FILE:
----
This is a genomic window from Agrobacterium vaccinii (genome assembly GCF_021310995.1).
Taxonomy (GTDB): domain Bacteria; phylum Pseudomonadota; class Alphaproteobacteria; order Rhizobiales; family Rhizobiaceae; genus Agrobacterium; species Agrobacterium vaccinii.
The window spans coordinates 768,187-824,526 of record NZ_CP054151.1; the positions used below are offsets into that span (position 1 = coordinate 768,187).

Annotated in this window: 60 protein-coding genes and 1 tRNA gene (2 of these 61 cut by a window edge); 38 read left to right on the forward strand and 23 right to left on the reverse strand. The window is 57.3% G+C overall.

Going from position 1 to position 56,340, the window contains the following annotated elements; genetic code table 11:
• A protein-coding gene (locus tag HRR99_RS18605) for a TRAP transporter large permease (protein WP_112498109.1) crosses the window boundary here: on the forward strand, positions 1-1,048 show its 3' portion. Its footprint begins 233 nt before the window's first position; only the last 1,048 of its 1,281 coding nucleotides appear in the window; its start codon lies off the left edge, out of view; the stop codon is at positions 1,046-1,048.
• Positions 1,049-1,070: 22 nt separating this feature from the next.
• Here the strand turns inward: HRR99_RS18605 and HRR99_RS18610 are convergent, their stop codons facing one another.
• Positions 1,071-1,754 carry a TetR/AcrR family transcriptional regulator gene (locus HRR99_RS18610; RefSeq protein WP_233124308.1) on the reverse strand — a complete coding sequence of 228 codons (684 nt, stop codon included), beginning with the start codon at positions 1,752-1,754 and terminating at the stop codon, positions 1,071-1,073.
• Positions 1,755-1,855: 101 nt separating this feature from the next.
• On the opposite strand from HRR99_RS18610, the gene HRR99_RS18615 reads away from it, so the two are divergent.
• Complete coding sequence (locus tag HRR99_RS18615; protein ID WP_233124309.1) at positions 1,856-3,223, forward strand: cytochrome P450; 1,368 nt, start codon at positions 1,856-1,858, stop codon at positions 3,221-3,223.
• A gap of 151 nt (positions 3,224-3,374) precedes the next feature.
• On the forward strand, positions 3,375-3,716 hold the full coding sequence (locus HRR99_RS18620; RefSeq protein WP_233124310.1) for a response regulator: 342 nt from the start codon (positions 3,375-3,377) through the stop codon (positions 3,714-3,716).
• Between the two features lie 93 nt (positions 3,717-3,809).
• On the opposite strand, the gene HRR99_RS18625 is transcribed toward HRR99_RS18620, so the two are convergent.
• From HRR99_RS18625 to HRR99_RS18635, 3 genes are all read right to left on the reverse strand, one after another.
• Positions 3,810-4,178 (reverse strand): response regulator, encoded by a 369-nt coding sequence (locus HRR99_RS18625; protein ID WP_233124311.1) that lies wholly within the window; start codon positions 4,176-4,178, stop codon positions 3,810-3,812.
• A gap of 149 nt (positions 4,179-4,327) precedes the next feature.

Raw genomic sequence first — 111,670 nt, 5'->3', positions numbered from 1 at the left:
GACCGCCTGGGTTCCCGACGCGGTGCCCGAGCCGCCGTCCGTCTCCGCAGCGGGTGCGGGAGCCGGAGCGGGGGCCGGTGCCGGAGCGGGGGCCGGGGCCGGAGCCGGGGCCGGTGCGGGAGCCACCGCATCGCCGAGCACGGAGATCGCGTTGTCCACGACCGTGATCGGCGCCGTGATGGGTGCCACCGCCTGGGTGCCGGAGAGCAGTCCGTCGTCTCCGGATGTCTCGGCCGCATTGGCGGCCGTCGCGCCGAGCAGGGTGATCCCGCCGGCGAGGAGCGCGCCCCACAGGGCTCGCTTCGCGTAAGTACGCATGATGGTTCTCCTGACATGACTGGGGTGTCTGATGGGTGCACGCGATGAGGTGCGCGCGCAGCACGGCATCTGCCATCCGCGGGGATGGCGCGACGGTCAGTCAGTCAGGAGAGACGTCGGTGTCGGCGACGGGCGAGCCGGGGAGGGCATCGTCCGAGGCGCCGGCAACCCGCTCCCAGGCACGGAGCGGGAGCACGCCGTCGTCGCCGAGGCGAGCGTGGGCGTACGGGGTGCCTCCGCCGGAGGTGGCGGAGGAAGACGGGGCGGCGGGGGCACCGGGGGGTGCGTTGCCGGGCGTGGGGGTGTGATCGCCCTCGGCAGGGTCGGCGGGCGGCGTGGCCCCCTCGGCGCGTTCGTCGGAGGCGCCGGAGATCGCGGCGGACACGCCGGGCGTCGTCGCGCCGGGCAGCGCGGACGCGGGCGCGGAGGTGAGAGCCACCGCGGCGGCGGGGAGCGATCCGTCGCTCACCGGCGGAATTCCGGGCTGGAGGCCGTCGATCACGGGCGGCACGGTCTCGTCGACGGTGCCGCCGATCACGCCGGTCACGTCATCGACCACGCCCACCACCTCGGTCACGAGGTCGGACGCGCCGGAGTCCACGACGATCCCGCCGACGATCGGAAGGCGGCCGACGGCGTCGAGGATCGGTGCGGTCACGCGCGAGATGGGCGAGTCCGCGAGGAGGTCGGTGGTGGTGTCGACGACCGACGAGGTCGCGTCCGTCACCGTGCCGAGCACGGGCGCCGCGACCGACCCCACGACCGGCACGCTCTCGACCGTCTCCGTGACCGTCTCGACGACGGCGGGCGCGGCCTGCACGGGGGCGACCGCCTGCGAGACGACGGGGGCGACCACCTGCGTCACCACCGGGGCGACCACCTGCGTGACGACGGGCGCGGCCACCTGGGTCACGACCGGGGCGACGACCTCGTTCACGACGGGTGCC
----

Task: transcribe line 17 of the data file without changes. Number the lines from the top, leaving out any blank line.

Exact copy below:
• From HRR99_RS18625 to HRR99_RS18635, 3 genes are all read right to left on the reverse strand, one after another.